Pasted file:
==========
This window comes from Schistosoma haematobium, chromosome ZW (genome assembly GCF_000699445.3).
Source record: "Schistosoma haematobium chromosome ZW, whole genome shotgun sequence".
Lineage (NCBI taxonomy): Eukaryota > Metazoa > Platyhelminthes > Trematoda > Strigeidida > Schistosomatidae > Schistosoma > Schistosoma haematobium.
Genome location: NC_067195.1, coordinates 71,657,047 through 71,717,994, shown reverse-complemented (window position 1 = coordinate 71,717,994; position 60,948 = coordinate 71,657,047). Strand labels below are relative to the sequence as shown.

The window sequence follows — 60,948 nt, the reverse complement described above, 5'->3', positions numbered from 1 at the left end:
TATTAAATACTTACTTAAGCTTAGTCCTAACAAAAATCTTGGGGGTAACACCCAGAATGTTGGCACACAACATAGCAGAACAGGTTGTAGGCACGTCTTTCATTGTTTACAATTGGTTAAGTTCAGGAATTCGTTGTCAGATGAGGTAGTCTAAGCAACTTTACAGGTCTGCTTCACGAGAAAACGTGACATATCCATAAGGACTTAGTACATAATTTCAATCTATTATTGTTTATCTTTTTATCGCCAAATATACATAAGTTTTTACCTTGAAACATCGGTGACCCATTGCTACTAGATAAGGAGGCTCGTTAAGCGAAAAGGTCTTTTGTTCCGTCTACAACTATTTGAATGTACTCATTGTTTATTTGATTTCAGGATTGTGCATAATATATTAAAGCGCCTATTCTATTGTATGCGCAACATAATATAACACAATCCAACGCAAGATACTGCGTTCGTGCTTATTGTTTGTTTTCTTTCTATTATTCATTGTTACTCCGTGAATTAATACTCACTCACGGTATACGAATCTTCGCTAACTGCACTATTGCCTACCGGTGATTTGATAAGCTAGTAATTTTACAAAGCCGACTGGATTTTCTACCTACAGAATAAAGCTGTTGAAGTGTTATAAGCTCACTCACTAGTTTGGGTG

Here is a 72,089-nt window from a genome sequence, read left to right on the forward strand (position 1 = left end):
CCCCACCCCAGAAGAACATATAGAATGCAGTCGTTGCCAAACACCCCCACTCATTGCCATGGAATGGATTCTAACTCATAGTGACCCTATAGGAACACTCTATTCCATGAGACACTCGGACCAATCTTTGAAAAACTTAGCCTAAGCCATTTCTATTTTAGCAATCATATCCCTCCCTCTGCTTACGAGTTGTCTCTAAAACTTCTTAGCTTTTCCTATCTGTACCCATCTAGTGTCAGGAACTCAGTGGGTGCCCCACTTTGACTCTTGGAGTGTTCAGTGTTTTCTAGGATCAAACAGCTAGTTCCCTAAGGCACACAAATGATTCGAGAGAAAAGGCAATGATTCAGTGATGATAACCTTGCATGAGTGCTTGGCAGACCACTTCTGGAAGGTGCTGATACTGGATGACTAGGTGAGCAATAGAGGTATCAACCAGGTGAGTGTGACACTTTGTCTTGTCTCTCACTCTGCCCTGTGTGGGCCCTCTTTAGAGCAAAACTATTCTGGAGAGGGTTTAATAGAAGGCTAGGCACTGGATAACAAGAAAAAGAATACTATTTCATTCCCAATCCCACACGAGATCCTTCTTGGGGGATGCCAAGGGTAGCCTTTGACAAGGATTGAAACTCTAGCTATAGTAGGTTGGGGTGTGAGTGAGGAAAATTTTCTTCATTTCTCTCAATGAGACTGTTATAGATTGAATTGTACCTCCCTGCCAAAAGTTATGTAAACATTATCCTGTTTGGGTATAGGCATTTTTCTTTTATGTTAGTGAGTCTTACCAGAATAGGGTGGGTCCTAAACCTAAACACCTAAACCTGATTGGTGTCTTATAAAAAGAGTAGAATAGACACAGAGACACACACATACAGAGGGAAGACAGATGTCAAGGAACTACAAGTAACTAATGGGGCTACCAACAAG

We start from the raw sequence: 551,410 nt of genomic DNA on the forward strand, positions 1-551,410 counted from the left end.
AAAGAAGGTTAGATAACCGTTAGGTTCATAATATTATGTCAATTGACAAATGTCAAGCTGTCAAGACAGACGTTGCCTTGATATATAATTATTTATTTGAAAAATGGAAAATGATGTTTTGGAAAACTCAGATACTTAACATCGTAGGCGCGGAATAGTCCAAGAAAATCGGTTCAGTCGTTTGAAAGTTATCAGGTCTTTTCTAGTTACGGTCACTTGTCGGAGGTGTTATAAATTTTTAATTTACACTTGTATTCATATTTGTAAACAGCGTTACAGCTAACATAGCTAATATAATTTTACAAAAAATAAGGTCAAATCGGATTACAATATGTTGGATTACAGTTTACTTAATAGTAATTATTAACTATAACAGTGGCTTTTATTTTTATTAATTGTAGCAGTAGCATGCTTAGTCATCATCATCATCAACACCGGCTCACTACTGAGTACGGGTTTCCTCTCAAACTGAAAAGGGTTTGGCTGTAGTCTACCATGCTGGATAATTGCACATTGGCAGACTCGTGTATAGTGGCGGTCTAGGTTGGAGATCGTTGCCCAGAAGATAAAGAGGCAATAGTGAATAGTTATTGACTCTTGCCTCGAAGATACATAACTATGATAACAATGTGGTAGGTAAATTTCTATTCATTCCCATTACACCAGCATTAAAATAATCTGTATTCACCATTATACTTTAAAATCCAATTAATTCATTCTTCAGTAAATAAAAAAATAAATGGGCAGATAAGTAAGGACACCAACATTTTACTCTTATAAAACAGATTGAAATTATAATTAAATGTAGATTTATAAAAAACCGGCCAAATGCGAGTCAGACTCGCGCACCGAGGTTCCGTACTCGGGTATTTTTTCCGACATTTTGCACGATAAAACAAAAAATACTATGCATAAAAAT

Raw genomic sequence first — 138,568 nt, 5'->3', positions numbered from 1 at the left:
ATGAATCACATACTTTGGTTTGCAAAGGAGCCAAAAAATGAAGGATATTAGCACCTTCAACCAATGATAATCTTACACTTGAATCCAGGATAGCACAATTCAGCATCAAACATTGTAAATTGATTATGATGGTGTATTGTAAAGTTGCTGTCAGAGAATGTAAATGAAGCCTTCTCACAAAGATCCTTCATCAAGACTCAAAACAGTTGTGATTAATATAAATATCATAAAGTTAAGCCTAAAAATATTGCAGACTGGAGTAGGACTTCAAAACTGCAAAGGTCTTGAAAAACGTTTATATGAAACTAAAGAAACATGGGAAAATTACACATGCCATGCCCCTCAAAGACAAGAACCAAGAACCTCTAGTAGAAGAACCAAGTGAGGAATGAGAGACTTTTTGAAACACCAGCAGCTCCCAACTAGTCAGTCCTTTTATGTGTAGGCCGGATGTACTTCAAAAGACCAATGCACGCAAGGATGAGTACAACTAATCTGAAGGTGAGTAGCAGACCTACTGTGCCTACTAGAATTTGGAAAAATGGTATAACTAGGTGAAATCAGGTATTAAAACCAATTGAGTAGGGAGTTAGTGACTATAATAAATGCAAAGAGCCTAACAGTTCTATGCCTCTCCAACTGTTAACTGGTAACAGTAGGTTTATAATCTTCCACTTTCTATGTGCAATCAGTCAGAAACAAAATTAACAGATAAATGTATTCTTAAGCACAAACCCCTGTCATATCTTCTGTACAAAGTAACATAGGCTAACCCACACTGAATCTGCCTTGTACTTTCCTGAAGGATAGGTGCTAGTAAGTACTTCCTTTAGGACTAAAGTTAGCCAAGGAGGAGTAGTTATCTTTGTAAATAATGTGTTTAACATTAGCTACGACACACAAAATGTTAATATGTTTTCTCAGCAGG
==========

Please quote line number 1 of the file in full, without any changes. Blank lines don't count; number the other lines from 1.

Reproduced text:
This window comes from Schistosoma haematobium, chromosome ZW (genome assembly GCF_000699445.3).